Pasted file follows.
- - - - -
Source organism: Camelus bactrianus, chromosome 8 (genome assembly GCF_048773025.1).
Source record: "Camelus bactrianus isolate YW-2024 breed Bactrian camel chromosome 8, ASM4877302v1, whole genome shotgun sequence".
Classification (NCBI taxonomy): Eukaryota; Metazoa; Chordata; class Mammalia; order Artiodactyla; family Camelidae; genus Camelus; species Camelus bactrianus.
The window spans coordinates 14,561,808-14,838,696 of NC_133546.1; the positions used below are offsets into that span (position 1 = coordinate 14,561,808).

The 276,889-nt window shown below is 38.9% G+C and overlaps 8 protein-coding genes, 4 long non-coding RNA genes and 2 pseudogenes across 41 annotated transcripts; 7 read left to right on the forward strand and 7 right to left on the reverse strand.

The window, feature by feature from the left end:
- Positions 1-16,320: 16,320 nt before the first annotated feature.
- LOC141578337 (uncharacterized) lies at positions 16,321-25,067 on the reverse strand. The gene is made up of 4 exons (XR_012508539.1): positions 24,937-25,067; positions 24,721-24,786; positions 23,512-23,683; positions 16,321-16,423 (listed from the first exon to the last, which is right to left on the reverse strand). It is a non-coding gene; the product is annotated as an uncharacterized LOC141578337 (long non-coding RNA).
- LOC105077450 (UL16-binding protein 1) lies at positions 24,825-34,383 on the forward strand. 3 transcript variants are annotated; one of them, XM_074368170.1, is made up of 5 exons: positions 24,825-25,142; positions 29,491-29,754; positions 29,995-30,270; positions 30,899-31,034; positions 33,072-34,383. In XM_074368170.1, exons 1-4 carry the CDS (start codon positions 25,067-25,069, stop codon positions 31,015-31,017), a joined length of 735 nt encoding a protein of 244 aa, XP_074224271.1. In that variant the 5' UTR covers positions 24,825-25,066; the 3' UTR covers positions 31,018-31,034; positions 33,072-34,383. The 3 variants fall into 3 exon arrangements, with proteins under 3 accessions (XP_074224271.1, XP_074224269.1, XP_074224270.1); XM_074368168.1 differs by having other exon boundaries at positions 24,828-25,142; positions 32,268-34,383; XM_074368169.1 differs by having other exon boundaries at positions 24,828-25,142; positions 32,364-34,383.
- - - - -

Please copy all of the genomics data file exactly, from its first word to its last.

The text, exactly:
Source organism: Camelus bactrianus, chromosome 8 (genome assembly GCF_048773025.1).
Source record: "Camelus bactrianus isolate YW-2024 breed Bactrian camel chromosome 8, ASM4877302v1, whole genome shotgun sequence".
Classification (NCBI taxonomy): Eukaryota; Metazoa; Chordata; class Mammalia; order Artiodactyla; family Camelidae; genus Camelus; species Camelus bactrianus.
The window spans coordinates 14,561,808-14,838,696 of NC_133546.1; the positions used below are offsets into that span (position 1 = coordinate 14,561,808).

The 276,889-nt window shown below is 38.9% G+C and overlaps 8 protein-coding genes, 4 long non-coding RNA genes and 2 pseudogenes across 41 annotated transcripts; 7 read left to right on the forward strand and 7 right to left on the reverse strand.

The window, feature by feature from the left end:
- Positions 1-16,320: 16,320 nt before the first annotated feature.
- LOC141578337 (uncharacterized) lies at positions 16,321-25,067 on the reverse strand. The gene is made up of 4 exons (XR_012508539.1): positions 24,937-25,067; positions 24,721-24,786; positions 23,512-23,683; positions 16,321-16,423 (listed from the first exon to the last, which is right to left on the reverse strand). It is a non-coding gene; the product is annotated as an uncharacterized LOC141578337 (long non-coding RNA).
- LOC105077450 (UL16-binding protein 1) lies at positions 24,825-34,383 on the forward strand. 3 transcript variants are annotated; one of them, XM_074368170.1, is made up of 5 exons: positions 24,825-25,142; positions 29,491-29,754; positions 29,995-30,270; positions 30,899-31,034; positions 33,072-34,383. In XM_074368170.1, exons 1-4 carry the CDS (start codon positions 25,067-25,069, stop codon positions 31,015-31,017), a joined length of 735 nt encoding a protein of 244 aa, XP_074224271.1. In that variant the 5' UTR covers positions 24,825-25,066; the 3' UTR covers positions 31,018-31,034; positions 33,072-34,383. The 3 variants fall into 3 exon arrangements, with proteins under 3 accessions (XP_074224271.1, XP_074224269.1, XP_074224270.1); XM_074368168.1 differs by having other exon boundaries at positions 24,828-25,142; positions 32,268-34,383; XM_074368169.1 differs by having other exon boundaries at positions 24,828-25,142; positions 32,364-34,383.